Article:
Casual Pleasures
We're all in love with "casual" cooking these days, in restaurants and at home: the simple, tasty stuff that doesn't take much fuss either to make or eat, and at the same time emphasizes local ingredients in season. The idea of informal food is cross-cultural, but the practice of it varies considerably.

Joyce Goldstein's new Taverna (Sunset Books, $19.95) explores a Mediterranean restaurant culture of beguiling plainness -- the little cafes known as tavernas in Greece, tabernas in Spain, tascas in Portugal, and lokantas in Turkey. For a master chef, Goldstein has always had a knack for simple recipes, and the world of taverna cooking is one in which she's entirely at home.

Her instructions for garlic shrimp, for instance, call for only cooking oil, minced garlic, chili flakes, shrimp, lemon juice, dry sherry, and paprika; and the cooking itself is just two steps -- sauteing the garlic and chili flakes briefly, then adding everything else and turning up the heat for three minutes. It's the kind of unintimidating dish people can actually make at home.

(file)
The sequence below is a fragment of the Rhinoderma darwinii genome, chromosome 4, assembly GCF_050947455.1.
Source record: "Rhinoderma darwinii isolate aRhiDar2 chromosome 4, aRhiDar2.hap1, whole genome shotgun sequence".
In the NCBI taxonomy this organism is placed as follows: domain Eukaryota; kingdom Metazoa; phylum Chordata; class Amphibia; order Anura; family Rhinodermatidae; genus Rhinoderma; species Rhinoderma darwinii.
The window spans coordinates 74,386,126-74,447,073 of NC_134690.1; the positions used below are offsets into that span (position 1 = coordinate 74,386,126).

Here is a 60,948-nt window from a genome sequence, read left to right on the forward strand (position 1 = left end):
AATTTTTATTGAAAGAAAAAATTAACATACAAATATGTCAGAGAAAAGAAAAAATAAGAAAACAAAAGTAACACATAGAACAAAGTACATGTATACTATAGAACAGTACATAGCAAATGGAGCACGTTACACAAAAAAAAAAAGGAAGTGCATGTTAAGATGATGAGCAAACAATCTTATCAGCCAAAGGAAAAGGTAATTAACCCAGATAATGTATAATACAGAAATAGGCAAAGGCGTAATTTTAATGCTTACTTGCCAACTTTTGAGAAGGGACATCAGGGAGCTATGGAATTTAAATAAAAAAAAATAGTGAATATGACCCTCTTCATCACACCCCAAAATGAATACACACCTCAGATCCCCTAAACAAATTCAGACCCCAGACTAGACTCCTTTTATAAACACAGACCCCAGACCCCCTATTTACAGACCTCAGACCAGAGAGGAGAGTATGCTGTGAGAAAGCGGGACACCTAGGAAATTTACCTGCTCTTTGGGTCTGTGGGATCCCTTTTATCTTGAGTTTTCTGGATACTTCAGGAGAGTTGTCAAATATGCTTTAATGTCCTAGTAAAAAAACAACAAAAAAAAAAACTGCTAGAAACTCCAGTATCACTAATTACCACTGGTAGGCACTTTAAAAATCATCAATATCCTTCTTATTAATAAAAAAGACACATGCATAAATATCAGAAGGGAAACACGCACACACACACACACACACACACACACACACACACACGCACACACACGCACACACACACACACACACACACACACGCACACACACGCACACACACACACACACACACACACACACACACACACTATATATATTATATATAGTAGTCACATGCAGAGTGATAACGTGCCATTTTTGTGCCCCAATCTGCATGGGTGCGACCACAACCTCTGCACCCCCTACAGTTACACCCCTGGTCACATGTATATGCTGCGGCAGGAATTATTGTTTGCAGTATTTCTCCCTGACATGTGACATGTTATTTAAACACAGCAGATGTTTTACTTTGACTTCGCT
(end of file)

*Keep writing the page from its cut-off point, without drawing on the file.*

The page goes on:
Recipe after recipe in Taverna requires no more than a half-dozen ingredients, most of them widely available. Only occasionally is there an unwieldy monster, such as the lamb pizza, with its dough sponge and spiced meat (10 ingredients for the latter alone). That's something to have in a real taverna.

Joyce Jue's Far East Cafe (Sunset Books, $19.95) offers what are, by contrast, considerably more involved recipes. Jue grew up in Chinatown and writes about Asian food for the Chron, and her attachment to the sidewalk food stands of Asian cities is passionate. But the Sichuan sesame dressing for her grilled eggplant and spinach salad includes 10 ingredients. And mu shu duck (a snazzy variation on that old favorite, mu shu pork) gathers together 15 ingredients, among them dried lily buds and dried wood-ear mushrooms -- findable items, certainly, but not the sorts of things the everyday cook is likely to have at hand.

The obscure beauty of Far East Cafe is its unwillingness to take shortcuts with recipes that glory in a certain amount of mystery. There is something ancient and impenetrable in the Asian cuisines, a vague magic that the eater appreciates without altogether understanding. Perhaps that spell is part of the pleasure.

Far East Cafe might not set off a revolution in the home cooking of Asian dishes, but it's bound to enhance your appreciation next time you have some siu mai from a street cart in Hong Kong, or at a dim sum in Chinatown. Meantime, check out the recipe for roasted leg of lamb with yogurt in Taverna. You can do it!

By Paul Reidinger

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